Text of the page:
1. The Lions hosting their first Monday night game at Ford Field. Ten years ago this weekend, the Lions, on their way to a 2-14 season, lost to St. Louis on Monday night 35-0. The NFL thought so much of that performance that it kept Detroit off Monday night for a decade. Leave it to Ndamukong Suh, in an interview with Peter Schrager for GQ this week, to sum up what it feels like in Detroit right now. "I went to the Tigers-Yankees playoff game on Monday night, and the vibe was electric. Everyone's pumped, man. I had fans coming up to me in between innings, telling me, 'We love you, guys. Just keep ballin'!' It's amazing. The playoff baseball atmosphere is great -- I've never seen a building like that. But everyone keeps saying, 'That's nothing. Just wait until a Lions playoff game.' Growing up, I always thought of Detroit as a basketball town because of the Pistons, but everyone says it's really, at its core, a football town. Monday night should make for an incredible atmosphere.''

2. WWJDWW? What Will the Jets Do on Wes Welker? His average game through four weeks is so gaudy (10 catches, 154 yards) that it has to make Rex Ryan and Mike Pettine think of singling Darrelle Revis on Welker all day in the CBS doubleheader game late Sunday afternoon. They should. Tom Brady has thrown at Welker 34 times in the last two weeks. Think of that. New England's had 21 possessions in the last two weeks (discounting two end-of-half or kneel-down series), and Brady's thrown to Welker 1.6 times per series. Mike Wallace and Vernon Davis lead their teams in being targeted by the quarterback. Combined total: 54. Welker has to get the Revis treatment Sunday.

3. Jimmy Graham to get his due. Cam Newton's going to get lots of iso-camera treatment this weekend. With good reason. When the Saints have the ball, I hope FOX focuses on Jimmy Graham. Not only is he a great story -- more about that in my Monday column -- but also Drew Brees has been finding the second-year tight end from Miami more than anyone in recent weeks. After his second-straight 100-yard game last week, Graham has 24 catches for a 15.3-yard average. I think Brees will look for him a lot against a suspect and beat-up linebacker group in Carolina.

4. Something very close to a must-win for the Nightmare Team. The Eagles are 1-3. Philadelphians are restless. That's putting it mildly;. Without the suspense of a Game 5 in town tonight for the Phils, the pitchforks and torches would be out on Broad Street. Somehow, I expect Mike Vick to take the game over and find a way to win in Buffalo.

5. The first (tear, tear) 13-game weekend of the season. The Jets-Pats will be good late-game theater, and it's always fun to see the Packers in prime time, so I'm not worried about the non-1 o'clock slate. But with six teams on byes (look on the bright side, St. Louis and Miami: at least the Rams and Dolphins can't lose this weekend) and a bunch of early-game clunkers (Chiefs-Colts, Bengals-Jags, Cards-Vikes, Seahawks-Giants), the NFL needs Cam Newton and Drew Brees to have a great duel, or the Eagles to stare down the barrel in the fourth quarter at Buffalo.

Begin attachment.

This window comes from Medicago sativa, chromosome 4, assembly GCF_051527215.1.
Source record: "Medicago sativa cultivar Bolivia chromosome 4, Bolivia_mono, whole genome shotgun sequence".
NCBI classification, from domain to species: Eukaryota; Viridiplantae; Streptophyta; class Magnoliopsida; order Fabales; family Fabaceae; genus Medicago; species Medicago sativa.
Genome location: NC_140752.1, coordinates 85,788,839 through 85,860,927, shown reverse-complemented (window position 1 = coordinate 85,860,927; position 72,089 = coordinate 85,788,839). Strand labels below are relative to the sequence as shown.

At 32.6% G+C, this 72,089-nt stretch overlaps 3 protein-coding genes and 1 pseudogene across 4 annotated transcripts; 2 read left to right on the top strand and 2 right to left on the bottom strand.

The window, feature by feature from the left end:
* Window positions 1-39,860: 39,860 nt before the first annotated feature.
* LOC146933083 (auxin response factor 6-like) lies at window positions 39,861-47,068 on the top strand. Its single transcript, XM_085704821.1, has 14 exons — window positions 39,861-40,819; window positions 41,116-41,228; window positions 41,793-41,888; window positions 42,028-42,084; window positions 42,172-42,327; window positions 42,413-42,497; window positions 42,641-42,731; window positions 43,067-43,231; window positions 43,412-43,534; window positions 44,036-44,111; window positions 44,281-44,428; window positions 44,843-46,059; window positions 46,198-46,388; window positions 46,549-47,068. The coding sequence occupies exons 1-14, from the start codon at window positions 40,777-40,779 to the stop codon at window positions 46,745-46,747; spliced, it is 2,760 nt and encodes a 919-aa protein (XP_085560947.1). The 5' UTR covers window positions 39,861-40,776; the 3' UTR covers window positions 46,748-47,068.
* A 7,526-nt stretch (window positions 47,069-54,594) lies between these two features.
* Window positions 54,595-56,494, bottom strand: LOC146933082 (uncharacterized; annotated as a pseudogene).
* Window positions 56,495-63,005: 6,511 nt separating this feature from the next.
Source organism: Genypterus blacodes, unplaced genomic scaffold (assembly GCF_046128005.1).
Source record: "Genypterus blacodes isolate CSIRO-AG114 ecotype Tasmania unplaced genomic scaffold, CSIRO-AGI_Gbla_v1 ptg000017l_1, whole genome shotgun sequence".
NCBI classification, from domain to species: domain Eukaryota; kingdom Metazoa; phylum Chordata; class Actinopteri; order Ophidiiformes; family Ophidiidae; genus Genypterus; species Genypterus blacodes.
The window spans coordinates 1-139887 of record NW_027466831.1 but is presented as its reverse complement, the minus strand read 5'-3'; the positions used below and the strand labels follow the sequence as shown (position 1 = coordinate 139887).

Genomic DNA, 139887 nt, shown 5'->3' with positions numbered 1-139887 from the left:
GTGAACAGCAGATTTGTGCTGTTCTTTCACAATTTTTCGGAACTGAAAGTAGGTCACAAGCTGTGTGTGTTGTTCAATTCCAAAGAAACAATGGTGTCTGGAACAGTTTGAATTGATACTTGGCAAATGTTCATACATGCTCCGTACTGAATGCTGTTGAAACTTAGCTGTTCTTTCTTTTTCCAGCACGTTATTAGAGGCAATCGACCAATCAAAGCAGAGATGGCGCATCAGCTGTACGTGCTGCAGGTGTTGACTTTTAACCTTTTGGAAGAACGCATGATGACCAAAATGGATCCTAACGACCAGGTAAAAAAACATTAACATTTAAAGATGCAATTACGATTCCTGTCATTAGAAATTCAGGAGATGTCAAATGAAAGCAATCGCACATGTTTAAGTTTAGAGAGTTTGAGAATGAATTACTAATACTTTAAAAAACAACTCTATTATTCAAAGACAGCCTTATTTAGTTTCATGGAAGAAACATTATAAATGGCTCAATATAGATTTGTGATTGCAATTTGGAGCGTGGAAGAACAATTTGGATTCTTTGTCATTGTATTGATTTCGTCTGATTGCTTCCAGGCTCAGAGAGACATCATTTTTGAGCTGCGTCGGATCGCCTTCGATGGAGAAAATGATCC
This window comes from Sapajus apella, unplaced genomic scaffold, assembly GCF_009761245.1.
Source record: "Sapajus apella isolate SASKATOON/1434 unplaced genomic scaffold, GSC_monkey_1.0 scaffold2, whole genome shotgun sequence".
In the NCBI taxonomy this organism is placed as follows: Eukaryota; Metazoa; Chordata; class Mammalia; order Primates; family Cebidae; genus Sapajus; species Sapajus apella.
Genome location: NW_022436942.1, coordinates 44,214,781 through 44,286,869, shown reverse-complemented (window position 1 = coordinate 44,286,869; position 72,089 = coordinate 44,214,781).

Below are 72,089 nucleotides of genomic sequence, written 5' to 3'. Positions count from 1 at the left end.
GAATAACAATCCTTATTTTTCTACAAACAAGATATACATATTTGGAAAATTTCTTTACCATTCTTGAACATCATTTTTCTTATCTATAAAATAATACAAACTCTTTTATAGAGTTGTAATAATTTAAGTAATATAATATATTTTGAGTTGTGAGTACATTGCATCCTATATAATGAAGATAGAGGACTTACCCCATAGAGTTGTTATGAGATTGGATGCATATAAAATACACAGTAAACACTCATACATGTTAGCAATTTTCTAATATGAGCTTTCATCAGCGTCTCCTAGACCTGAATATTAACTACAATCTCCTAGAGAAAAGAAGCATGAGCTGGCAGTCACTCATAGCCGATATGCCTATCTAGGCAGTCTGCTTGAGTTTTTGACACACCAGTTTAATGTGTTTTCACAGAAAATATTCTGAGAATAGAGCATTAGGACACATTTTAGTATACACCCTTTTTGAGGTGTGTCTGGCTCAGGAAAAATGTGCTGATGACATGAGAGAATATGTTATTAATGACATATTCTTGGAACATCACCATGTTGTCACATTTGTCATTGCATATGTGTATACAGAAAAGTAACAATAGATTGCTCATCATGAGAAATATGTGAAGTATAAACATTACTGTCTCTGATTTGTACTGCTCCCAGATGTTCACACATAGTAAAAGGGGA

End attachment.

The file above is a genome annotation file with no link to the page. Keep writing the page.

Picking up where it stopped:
6. Quarterback Watch. The quarterback-starved losers turn their lonely eyes to Palo Alto. Stanford quarterback Andrew Luck (11 touchdowns one pick) should continue to puff up the stats against 1-4 Colorado this weekend. The other two prime, draftable passers (and I haven't forgotten you, Kellen Moore; I'm just noting what the scouts say about the top guys) are Matt Barkley of USC (idle this weekend) and Landry Jones, whose Oklahoma Sooners play Texas. Interesting matchup. 'Horns allowing 52 percent completion, Jones completing 72 percent. I'd watch that one.

7. Donovan McNabb. Even McNabb's biggest champion in Minnesota, Leslie Frazier, who makes out the lineup card, won't be able to save him if he bombs in the second half again and the Vikes fall to 0-5, at home against the Cards.

8. The Steelers, on the precipice. They should be missing four important starters Sunday against Tennessee (linebacker James Harrison, defensive end Aaron Smith, nose tackle Casey Hampton, running back Rashard Mendenhall), and they already can't protect Ben Roethlisberger. And what looked to be a favorable home game when the schedule came out -- Tennessee -- is now a major pothole. The Titans are 3-1, and they can throw it and defend.

9. Boomer and Rex. I'm actually slightly interested in hearing what the Jets coach says about the Jets' needler, Joe Namath, on the CBS pregame show Sunday to Boomer Esiason. I know I'm in the minority on that and you're all sick of what Namath has to say, but he is Joe Namath.

10. Houston's D. I could be wrong -- it would only be the 984th time -- but I think the Texans defense is on the verge of being good. Maybe really good. If so, Houston will win a playoff game this year. Oakland comes to town for a high-noon start, and with the speed at receiver for the Raiders, and with Darren McFadden testing the interior and exterior of the Houston front seven, it's another good test for Wade Phillips and the lads.